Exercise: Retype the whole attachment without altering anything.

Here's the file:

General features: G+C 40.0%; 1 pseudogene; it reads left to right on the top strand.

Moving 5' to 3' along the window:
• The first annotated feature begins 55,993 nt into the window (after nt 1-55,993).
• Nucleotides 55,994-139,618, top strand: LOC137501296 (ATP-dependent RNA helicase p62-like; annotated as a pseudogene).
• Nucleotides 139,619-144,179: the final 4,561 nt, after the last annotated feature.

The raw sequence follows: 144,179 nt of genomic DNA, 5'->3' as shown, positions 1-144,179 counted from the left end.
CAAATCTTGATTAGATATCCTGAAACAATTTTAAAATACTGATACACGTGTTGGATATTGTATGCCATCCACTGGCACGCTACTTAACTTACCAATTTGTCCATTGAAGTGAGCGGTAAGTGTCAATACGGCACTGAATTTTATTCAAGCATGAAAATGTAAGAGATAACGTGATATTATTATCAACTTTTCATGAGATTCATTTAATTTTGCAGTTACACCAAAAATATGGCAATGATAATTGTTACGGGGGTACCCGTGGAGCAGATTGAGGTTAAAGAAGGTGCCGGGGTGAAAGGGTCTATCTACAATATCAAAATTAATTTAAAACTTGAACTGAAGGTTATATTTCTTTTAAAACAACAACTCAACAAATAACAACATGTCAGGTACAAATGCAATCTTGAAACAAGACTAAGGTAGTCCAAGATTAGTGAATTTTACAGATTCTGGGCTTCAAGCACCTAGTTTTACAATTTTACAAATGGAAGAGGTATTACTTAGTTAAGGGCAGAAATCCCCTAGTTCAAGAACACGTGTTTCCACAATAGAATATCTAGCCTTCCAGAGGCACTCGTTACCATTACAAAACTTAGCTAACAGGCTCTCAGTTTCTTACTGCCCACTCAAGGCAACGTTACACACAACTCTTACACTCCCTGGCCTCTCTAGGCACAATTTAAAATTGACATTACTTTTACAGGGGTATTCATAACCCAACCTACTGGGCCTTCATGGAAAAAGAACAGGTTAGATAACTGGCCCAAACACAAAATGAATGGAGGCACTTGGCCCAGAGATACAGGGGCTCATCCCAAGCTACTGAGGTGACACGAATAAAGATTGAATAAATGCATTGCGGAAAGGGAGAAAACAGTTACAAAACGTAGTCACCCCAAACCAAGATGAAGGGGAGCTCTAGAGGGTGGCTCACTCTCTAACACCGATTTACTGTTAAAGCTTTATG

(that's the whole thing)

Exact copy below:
General features: G+C 40.0%; 1 pseudogene; it reads left to right on the top strand.

Moving 5' to 3' along the window:
• The first annotated feature begins 55,993 nt into the window (after nt 1-55,993).
• Nucleotides 55,994-139,618, top strand: LOC137501296 (ATP-dependent RNA helicase p62-like; annotated as a pseudogene).
• Nucleotides 139,619-144,179: the final 4,561 nt, after the last annotated feature.

The raw sequence follows: 144,179 nt of genomic DNA, 5'->3' as shown, positions 1-144,179 counted from the left end.
CAAATCTTGATTAGATATCCTGAAACAATTTTAAAATACTGATACACGTGTTGGATATTGTATGCCATCCACTGGCACGCTACTTAACTTACCAATTTGTCCATTGAAGTGAGCGGTAAGTGTCAATACGGCACTGAATTTTATTCAAGCATGAAAATGTAAGAGATAACGTGATATTATTATCAACTTTTCATGAGATTCATTTAATTTTGCAGTTACACCAAAAATATGGCAATGATAATTGTTACGGGGGTACCCGTGGAGCAGATTGAGGTTAAAGAAGGTGCCGGGGTGAAAGGGTCTATCTACAATATCAAAATTAATTTAAAACTTGAACTGAAGGTTATATTTCTTTTAAAACAACAACTCAACAAATAACAACATGTCAGGTACAAATGCAATCTTGAAACAAGACTAAGGTAGTCCAAGATTAGTGAATTTTACAGATTCTGGGCTTCAAGCACCTAGTTTTACAATTTTACAAATGGAAGAGGTATTACTTAGTTAAGGGCAGAAATCCCCTAGTTCAAGAACACGTGTTTCCACAATAGAATATCTAGCCTTCCAGAGGCACTCGTTACCATTACAAAACTTAGCTAACAGGCTCTCAGTTTCTTACTGCCCACTCAAGGCAACGTTACACACAACTCTTACACTCCCTGGCCTCTCTAGGCACAATTTAAAATTGACATTACTTTTACAGGGGTATTCATAACCCAACCTACTGGGCCTTCATGGAAAAAGAACAGGTTAGATAACTGGCCCAAACACAAAATGAATGGAGGCACTTGGCCCAGAGATACAGGGGCTCATCCCAAGCTACTGAGGTGACACGAATAAAGATTGAATAAATGCATTGCGGAAAGGGAGAAAACAGTTACAAAACGTAGTCACCCCAAACCAAGATGAAGGGGAGCTCTAGAGGGTGGCTCACTCTCTAACACCGATTTACTGTTAAAGCTTTATG